A Loaf with a Chill
The allure of freshly baked bread too often is tamed by the time it takes to make it. Ashley Potenza, of Los Angeles, wondered whether bread dough could be prepped in advance, then frozen for baking later—and if so, what the best way to do it is.
To see how well bread dough holds up to freezing—and determine the best stage at which to freeze it—we tested three kinds of dough: traditional bread dough, dinner roll dough and pizza dough. We froze each variety at two different stages—immediately after mixing and kneading, and after the dough had been allowed to rise. To bake, we let each batch thaw overnight in the refrigerator, then brought the dough to room temperature before baking. For comparison, we also baked fresh versions of each dough that had never been frozen. In all cases, we found that the frozen doughs baked just as well as the freshly made doughs, with little difference in taste or texture. Despite the delicious results, we did not find freezing to be much of a shortcut when dealing with large amounts of dough, as in loaves of bread and pizza dough. In addition to overnight thawing, it took another three hours for the doughs to come to room temperature. But freezing was a shortcut for smaller pieces of dough, such as dinner rolls, which came to room temperature in just 90 minutes.
Tasting with a Grain of Salt…
Fleur de sel, Maldon, Himalayan pink—today’s supermarket shelves are increasingly filled with a wide range of salt options. This got us wondering: Is it really possible to taste differences in varieties of salt?
We suspected that when cooking with salt, the answer would be no. But finishing salts—coarse or flaked salts sprinkled over a dish as it is served—had potential. To sort it out, we asked Mark Bitterman, owner of Bitterman Salt Co., the best way to taste salt. He says three things determine the flavor of a salt: its crystal structure (size and shape), its moisture content and its mineral profile (the trace minerals from where the salt was harvested). We focused our testing on five common finishing salts: black lava, red alaea, French gray, Himalayan pink and common kosher. We first tasted a few grains of each variety on their own; we were impressed by how pronounced the differences were—from the alaea’s earthy, red-oxide-rich flavor to the oceanic brininess of the gray salt, to the pungency of the Himalayan pink salt. But since we know that the size and texture of the salt can influence our perception of taste, we wanted to see if we could isolate any flavors the minerality might be contributing. Based on a suggestion by Bitterman, we dissolved each variety in two liquids—water and cream—then tasted. In each case, we found that any distinctive flavors the salts might have had were lost, even the markedly sulfurous flavor of the black lava salt. The verdict? The best bet for tasting differences between salt varieties is to use them only as a finishing sprinkle, and only on dishes where they won’t immediately dissolve into the other ingredients.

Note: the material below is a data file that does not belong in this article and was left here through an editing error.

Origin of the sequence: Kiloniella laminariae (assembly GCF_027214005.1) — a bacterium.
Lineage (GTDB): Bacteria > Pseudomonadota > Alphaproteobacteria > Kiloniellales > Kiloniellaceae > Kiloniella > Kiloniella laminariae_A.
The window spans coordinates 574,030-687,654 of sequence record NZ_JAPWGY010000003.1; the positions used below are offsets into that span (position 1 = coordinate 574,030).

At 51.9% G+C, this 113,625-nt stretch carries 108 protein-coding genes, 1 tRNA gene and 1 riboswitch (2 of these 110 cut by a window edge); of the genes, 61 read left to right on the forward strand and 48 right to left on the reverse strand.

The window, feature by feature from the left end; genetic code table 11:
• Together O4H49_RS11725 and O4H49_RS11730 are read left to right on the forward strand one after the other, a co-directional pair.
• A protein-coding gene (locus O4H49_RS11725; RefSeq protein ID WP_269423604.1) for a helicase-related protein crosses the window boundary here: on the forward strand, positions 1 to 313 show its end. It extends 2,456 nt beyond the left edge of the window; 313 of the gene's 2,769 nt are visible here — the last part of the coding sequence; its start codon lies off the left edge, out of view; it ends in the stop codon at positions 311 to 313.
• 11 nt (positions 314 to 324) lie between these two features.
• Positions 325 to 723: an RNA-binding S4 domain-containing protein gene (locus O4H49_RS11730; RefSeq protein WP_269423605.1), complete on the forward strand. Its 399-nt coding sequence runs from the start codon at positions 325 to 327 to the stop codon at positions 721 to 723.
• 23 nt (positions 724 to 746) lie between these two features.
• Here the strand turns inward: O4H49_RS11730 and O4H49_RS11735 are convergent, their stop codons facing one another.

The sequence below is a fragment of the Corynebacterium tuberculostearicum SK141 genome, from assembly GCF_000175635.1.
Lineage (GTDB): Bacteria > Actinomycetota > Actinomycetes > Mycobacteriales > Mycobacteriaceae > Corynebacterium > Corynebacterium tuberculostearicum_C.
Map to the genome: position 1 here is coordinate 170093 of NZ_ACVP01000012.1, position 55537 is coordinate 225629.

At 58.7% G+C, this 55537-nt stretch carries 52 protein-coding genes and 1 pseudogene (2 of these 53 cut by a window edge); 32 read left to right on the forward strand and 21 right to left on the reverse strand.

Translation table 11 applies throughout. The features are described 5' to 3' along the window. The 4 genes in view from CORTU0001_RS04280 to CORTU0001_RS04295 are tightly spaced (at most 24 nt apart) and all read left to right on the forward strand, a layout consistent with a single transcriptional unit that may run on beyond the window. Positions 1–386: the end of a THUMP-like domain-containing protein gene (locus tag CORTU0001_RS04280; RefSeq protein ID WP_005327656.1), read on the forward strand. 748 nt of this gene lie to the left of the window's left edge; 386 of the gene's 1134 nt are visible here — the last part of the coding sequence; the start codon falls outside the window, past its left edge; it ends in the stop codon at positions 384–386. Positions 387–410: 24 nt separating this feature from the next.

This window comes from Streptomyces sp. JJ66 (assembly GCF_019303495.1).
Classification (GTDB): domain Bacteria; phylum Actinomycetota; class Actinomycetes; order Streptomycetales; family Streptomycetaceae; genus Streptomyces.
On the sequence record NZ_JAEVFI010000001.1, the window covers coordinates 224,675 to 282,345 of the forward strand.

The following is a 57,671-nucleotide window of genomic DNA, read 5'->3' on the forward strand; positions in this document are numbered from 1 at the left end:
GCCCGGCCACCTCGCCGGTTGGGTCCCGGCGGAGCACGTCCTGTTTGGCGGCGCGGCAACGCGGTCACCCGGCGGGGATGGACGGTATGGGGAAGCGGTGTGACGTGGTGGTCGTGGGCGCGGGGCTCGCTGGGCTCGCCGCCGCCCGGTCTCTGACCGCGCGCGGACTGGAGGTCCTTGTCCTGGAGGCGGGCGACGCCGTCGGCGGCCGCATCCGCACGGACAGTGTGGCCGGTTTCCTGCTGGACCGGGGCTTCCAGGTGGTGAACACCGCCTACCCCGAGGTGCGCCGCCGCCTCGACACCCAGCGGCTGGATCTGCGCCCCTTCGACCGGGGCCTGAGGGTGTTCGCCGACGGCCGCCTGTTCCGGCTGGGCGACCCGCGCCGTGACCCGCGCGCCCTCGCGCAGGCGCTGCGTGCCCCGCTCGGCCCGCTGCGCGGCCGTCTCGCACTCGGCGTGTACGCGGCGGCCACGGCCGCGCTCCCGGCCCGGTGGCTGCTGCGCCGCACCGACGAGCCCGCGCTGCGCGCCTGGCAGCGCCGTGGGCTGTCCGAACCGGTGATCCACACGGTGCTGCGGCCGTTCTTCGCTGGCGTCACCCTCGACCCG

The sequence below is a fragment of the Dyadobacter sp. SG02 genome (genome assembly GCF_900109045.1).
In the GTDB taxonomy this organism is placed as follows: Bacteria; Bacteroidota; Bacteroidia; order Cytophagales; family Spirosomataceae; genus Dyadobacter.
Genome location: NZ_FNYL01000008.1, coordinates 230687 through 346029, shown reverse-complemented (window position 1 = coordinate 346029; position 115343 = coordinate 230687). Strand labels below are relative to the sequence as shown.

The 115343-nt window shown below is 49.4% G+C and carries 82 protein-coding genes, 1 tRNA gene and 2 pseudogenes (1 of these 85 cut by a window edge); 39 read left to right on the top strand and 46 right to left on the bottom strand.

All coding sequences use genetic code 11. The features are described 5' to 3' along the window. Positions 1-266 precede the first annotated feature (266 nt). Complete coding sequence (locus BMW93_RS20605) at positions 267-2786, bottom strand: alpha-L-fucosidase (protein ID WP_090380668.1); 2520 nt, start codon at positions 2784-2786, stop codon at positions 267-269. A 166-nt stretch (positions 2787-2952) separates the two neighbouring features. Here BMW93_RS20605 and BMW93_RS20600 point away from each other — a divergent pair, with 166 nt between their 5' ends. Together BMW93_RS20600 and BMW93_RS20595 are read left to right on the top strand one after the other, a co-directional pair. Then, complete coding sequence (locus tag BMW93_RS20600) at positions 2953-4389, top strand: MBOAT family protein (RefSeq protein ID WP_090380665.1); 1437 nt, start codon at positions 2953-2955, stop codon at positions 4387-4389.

Is Aquafaba All It’s Cracked Up to Be?
Vegans have heralded aquafaba—the starchy liquid produced by cooking chickpeas and other legumes—as the perfect egg substitute, particularly for baking. When whipped, it traps air and creates a lofty foam almost identical to egg whites. Troy Burke, of Colorado Springs, Colorado, and Nancy Gold, of Cambridge, Massachusetts, wondered whether aquafaba lives up to the hype, and whether it would hold up in recipes almost entirely reliant on eggs for structure, such as macaroons, meringues and hollandaise.
We’d heard the hype and were eager to see how the liquid from canned chickpeas (the most common source for aquafaba) performed. In our hollandaise test, we found aquafaba produced an excellent eggless sauce when made with an immersion blender. We did need to whip the aquafaba to a foamy consistency before adding the oil in order for the sauce to emulsify. Hand-whisking the sauce also worked, but the immersion blender gave us a better consistency and was far less work. The meringues fared well, too, baking up into pleasant confections that could easily pass for classic meringues. Macaroons, however, were a disappointment. The aquafaba leaked out of the coconut mixture during baking, producing bizarrely misshapen (albeit tasty) cookies. While many recipes use the rule of thumb that 1 tablespoon of aquafaba is equivalent to 1 egg, we discovered it’s not quite that simple. Our tests found that while 1 egg yolk could be replaced by 1 tablespoon aquafaba, we needed 2 tablespoons to approximate 1 egg white.